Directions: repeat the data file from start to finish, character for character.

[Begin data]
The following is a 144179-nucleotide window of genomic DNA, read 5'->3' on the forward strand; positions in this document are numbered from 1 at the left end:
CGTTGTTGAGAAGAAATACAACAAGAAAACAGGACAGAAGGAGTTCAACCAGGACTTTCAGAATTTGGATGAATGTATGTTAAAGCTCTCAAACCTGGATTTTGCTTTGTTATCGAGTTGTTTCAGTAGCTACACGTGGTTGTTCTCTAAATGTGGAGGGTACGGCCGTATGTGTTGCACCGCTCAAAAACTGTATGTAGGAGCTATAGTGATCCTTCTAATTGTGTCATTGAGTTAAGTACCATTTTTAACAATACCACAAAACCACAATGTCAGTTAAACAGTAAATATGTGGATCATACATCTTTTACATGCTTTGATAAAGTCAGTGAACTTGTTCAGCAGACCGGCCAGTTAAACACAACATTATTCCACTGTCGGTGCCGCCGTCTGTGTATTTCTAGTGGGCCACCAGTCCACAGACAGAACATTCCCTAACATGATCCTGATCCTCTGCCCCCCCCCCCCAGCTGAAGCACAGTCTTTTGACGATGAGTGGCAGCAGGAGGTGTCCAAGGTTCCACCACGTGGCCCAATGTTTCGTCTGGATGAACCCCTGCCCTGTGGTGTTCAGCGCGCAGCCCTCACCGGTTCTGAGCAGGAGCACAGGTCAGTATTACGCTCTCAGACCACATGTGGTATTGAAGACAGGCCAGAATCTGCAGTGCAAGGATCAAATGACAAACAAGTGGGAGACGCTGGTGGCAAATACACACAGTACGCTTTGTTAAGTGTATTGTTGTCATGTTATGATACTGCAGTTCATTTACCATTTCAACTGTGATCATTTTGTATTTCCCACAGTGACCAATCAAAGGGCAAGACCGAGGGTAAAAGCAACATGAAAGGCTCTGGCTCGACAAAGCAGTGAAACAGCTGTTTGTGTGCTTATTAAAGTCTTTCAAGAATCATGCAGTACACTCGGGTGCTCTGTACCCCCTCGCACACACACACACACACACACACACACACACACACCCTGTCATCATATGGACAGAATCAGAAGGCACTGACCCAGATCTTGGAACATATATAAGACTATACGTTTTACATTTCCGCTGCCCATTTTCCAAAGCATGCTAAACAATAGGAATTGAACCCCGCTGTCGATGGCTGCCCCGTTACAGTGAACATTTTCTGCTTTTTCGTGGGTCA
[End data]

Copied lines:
The following is a 144179-nucleotide window of genomic DNA, read 5'->3' on the forward strand; positions in this document are numbered from 1 at the left end:
CGTTGTTGAGAAGAAATACAACAAGAAAACAGGACAGAAGGAGTTCAACCAGGACTTTCAGAATTTGGATGAATGTATGTTAAAGCTCTCAAACCTGGATTTTGCTTTGTTATCGAGTTGTTTCAGTAGCTACACGTGGTTGTTCTCTAAATGTGGAGGGTACGGCCGTATGTGTTGCACCGCTCAAAAACTGTATGTAGGAGCTATAGTGATCCTTCTAATTGTGTCATTGAGTTAAGTACCATTTTTAACAATACCACAAAACCACAATGTCAGTTAAACAGTAAATATGTGGATCATACATCTTTTACATGCTTTGATAAAGTCAGTGAACTTGTTCAGCAGACCGGCCAGTTAAACACAACATTATTCCACTGTCGGTGCCGCCGTCTGTGTATTTCTAGTGGGCCACCAGTCCACAGACAGAACATTCCCTAACATGATCCTGATCCTCTGCCCCCCCCCCCCAGCTGAAGCACAGTCTTTTGACGATGAGTGGCAGCAGGAGGTGTCCAAGGTTCCACCACGTGGCCCAATGTTTCGTCTGGATGAACCCCTGCCCTGTGGTGTTCAGCGCGCAGCCCTCACCGGTTCTGAGCAGGAGCACAGGTCAGTATTACGCTCTCAGACCACATGTGGTATTGAAGACAGGCCAGAATCTGCAGTGCAAGGATCAAATGACAAACAAGTGGGAGACGCTGGTGGCAAATACACACAGTACGCTTTGTTAAGTGTATTGTTGTCATGTTATGATACTGCAGTTCATTTACCATTTCAACTGTGATCATTTTGTATTTCCCACAGTGACCAATCAAAGGGCAAGACCGAGGGTAAAAGCAACATGAAAGGCTCTGGCTCGACAAAGCAGTGAAACAGCTGTTTGTGTGCTTATTAAAGTCTTTCAAGAATCATGCAGTACACTCGGGTGCTCTGTACCCCCTCGCACACACACACACACACACACACACACACACACACCCTGTCATCATATGGACAGAATCAGAAGGCACTGACCCAGATCTTGGAACATATATAAGACTATACGTTTTACATTTCCGCTGCCCATTTTCCAAAGCATGCTAAACAATAGGAATTGAACCCCGCTGTCGATGGCTGCCCCGTTACAGTGAACATTTTCTGCTTTTTCGTGGGTCA